money moves

Houston software company closes $7 million series A

Houston-based vChain, creator of CodeNotary, has raised $7 million in a series A financing round. Pexels

A Houston tech company that has optimizes a notarization system for coding professionals has closed a multimillion-dollar round of funding.

Houston-based vChain, which created the CodeNotary Open Source code trust solution, has raised $7 million in a series A funding round. Paris-based Elaia Partners led the investment round, and other contributors include Zug, Switzerland-based Bluwat and Seattle-based Acequia Capital.

"CodeNotary today processes over 9 million code and container authentications every single month," says CEO Moshe Bar in a news release. "We believe this is proof that the market demands secure and simple to use trust solutions for the modern DevOps environment."

Bar, who previously founded of XenSource and Qumranet, co-founded vChain with Dennis Zimmer in late 2018. The company released its first product in April of last year, and has a secondary office in Amsterdam.

"With much more at stake both financially and reputationally, companies must act quickly to bring trust and security into their DevOps process," Bar continues. "CodeNotary was created to solve this issue and ensure that only trusted code and data run in production."

The software tool, which is used to ensure code is securely transmitted throughout the entire development to production process, has several platform integrations and works with languages such as JavaScript, Python, Go, Java, and more.

"Our vision is a digital world where every object has a globally unique and meaningful identity," says Zimmer, who serves as CTO, in the release. "For the first time, DevOps teams can completely secure the integrity of their Continuous Integration and Continuous Delivery pipelines. Not just internally, but also across companies, contributors and contractors."

The money raised will be used to continue the development of the tool as the DevOps industry continues to grow within the market.

"The DevOps industry is a rapidly growing billion-dollar market transforming itself very quickly," says Marc Rougier, partner at Elaia, in the release. "The importance of DevOps for any organization is obvious, no matter its size. However, the main reason for hesitation in DevOps transformation is a lack of trust. vChain is the leading solution to bring trust to DevOps and we're thrilled to be a part of it."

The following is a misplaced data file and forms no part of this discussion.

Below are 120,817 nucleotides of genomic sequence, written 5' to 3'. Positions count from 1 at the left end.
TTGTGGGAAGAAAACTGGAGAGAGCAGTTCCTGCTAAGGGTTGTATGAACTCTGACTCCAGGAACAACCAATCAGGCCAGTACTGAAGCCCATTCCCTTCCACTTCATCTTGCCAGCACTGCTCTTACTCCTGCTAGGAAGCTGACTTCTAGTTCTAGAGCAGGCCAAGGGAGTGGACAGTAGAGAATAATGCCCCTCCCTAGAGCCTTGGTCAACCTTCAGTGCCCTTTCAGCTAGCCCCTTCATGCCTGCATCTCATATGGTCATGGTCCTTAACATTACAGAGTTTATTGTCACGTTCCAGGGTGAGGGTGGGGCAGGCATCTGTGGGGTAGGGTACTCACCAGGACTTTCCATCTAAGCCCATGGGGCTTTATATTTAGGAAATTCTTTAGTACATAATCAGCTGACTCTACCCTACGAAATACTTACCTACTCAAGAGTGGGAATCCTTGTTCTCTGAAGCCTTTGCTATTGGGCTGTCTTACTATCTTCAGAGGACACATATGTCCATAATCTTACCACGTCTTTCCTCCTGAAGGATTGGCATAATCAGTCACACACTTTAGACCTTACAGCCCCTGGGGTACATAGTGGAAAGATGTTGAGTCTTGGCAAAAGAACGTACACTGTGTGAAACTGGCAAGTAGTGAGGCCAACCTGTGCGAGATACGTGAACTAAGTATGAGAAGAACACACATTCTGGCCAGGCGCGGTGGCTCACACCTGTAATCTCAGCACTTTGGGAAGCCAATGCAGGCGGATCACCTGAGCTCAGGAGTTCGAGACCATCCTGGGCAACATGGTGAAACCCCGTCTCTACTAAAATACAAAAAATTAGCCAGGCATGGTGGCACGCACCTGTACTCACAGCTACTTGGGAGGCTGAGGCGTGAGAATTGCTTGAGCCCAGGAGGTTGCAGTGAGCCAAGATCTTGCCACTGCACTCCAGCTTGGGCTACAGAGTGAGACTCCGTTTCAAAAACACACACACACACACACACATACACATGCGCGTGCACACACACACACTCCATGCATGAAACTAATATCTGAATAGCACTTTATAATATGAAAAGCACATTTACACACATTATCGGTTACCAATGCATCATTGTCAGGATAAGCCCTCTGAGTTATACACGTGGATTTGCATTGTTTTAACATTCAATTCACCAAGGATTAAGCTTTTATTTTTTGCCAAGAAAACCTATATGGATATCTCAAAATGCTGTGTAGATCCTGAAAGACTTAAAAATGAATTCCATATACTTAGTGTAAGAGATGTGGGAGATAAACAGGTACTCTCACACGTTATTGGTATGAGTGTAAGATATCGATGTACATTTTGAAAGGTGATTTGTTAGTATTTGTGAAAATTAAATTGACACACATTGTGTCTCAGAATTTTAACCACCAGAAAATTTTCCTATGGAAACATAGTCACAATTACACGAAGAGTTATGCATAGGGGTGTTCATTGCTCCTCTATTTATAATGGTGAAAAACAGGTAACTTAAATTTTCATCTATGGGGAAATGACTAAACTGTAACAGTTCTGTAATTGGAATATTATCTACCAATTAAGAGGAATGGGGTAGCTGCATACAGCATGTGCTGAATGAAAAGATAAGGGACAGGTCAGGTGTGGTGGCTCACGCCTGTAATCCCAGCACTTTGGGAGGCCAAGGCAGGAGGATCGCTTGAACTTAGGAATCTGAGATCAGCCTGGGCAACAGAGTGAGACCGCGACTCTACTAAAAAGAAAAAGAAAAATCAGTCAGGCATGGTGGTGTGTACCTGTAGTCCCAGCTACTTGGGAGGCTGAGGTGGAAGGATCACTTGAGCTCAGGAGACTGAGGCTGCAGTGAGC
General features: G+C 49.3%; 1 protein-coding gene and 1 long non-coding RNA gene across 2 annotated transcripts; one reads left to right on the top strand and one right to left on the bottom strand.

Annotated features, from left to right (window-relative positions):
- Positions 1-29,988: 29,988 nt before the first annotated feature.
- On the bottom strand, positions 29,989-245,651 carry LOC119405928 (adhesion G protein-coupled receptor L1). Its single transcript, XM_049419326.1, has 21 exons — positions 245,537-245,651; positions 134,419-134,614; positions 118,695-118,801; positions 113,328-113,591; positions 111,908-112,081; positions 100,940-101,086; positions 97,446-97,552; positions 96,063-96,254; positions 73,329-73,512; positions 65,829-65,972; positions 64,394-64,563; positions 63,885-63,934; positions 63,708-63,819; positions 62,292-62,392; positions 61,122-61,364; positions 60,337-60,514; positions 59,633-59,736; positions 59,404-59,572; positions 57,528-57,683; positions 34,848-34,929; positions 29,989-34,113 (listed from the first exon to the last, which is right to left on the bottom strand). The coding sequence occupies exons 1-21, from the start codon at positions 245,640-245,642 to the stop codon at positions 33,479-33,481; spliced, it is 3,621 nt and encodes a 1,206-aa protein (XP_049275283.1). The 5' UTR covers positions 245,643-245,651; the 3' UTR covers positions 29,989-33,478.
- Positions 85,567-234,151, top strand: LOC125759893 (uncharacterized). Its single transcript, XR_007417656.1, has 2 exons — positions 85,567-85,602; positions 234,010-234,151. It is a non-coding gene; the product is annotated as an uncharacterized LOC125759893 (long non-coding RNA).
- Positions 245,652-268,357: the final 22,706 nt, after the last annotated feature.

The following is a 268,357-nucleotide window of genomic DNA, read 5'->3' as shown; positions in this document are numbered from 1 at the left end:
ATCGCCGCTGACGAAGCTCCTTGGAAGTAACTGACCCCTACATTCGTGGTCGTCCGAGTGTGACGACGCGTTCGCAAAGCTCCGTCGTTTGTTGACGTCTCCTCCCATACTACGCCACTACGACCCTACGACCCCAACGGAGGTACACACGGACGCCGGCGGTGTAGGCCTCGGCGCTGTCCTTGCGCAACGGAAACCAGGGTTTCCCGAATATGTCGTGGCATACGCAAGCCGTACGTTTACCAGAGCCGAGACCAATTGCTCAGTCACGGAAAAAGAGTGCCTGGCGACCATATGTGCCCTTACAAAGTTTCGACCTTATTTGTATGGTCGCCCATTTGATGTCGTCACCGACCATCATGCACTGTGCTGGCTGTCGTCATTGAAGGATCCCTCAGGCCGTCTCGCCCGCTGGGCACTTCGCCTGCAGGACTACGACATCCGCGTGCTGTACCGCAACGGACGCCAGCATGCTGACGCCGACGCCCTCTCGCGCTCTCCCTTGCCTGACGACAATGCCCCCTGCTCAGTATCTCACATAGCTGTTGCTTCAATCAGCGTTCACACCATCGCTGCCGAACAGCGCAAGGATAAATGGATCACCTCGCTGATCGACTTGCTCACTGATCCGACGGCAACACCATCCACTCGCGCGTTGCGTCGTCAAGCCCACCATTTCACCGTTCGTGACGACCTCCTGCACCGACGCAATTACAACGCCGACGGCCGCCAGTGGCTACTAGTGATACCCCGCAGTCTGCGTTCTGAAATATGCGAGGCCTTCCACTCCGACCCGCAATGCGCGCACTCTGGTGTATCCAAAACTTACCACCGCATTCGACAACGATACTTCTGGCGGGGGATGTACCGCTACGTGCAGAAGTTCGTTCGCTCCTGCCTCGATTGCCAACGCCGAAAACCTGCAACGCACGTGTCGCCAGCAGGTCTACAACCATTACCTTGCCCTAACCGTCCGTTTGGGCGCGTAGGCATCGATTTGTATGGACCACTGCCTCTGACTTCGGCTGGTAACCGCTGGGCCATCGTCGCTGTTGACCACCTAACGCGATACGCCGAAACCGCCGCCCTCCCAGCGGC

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Building Houston

 
 

As of this week, Lara Cottingham is the chief of staff at Greentown Labs. Photo via LinkedIn

The country's largest climatetech startup incubator has made a strategic new hire.

Lara Cottingham is the new chief of staff for Greentown Labs, a Boston-area company that opened in Houston earlier this year. Cottingham previously served as the city of Houston's chief sustainability officer and the chief of staff for the city's Administration and Regulatory Affairs Department for the past seven years. In her new role, Cottingham will oversee the day-to-day operations and communications for Greentown's CEO Emily Reichert, along with key stakeholder engagements and strategic initiatives for the incubator.

"Lara brings a tremendous wealth of knowledge and experience to our team from her dynamic leadership role at the City of Houston," says Reichert in a news release. "Her breadth of knowledge in sustainability, climate, and the energy transition, and her expertise in regulatory and stakeholder aspects of the energy industry, will be incredibly valuable to our team and community."

Under her leadership at the city of Houston, Cottingham was the chief author of Houston's Climate Action Plan, an initiative aimed at reducing greenhouse gas emissions in Houston, and getting the city to a point where it meets the Paris Agreement goal of carbon neutrality by 2050. Cottingham helped the city move to 100 percent renewable electricity, according to the release, and helped turn a 240-acre landfill into the nation's largest urban solar farm.

"In leading the Climate Action Plan, Lara helped spark Houston's leadership in what has become a global energy transition and was a passionate advocate for climate action in Houston," says Houston Mayor Sylvester Turner in the release. "While she will be missed, this new role will only strengthen our partnership with Greentown. I look forward to working with Emily, Lara, and the Greentown team to meet our climate goals and make Houston the energy capital of the future."

Before her work at the city, Cottingham worked at Hill+Knowlton Strategies' Houston office range of clients across the energy sector. Earlier in her career, she served as communications director for two congressmen in the U.S. House of Representatives. She began her work with the city in 2014.

"In working with Mayor Turner and Climate Mayors across the U.S., I saw how important partnerships are to helping cities decarbonize," says Cottingham in the release. "There is no better partner or place for climate action at work than Greentown Labs. Greentown is 100 percent committed to attracting and nurturing the energy companies of the future and making Houston the energy transition capital of the world. I'm excited to join the team and see how climatetech can help cities reach their climate goals."

Greentown Labs first announced its entrance into the Houston market last summer. The new 40,000-square-foot facility in Midtown across the street from The Ion opened its prototyping and wet lab space, offices, and community gathering areas for about 50 startup companies opened in April. Greentown was founded in 2011 in Somerville, Massachusetts, and has supported more than 400 startups, which have raised more than $1.5 billion in funding.

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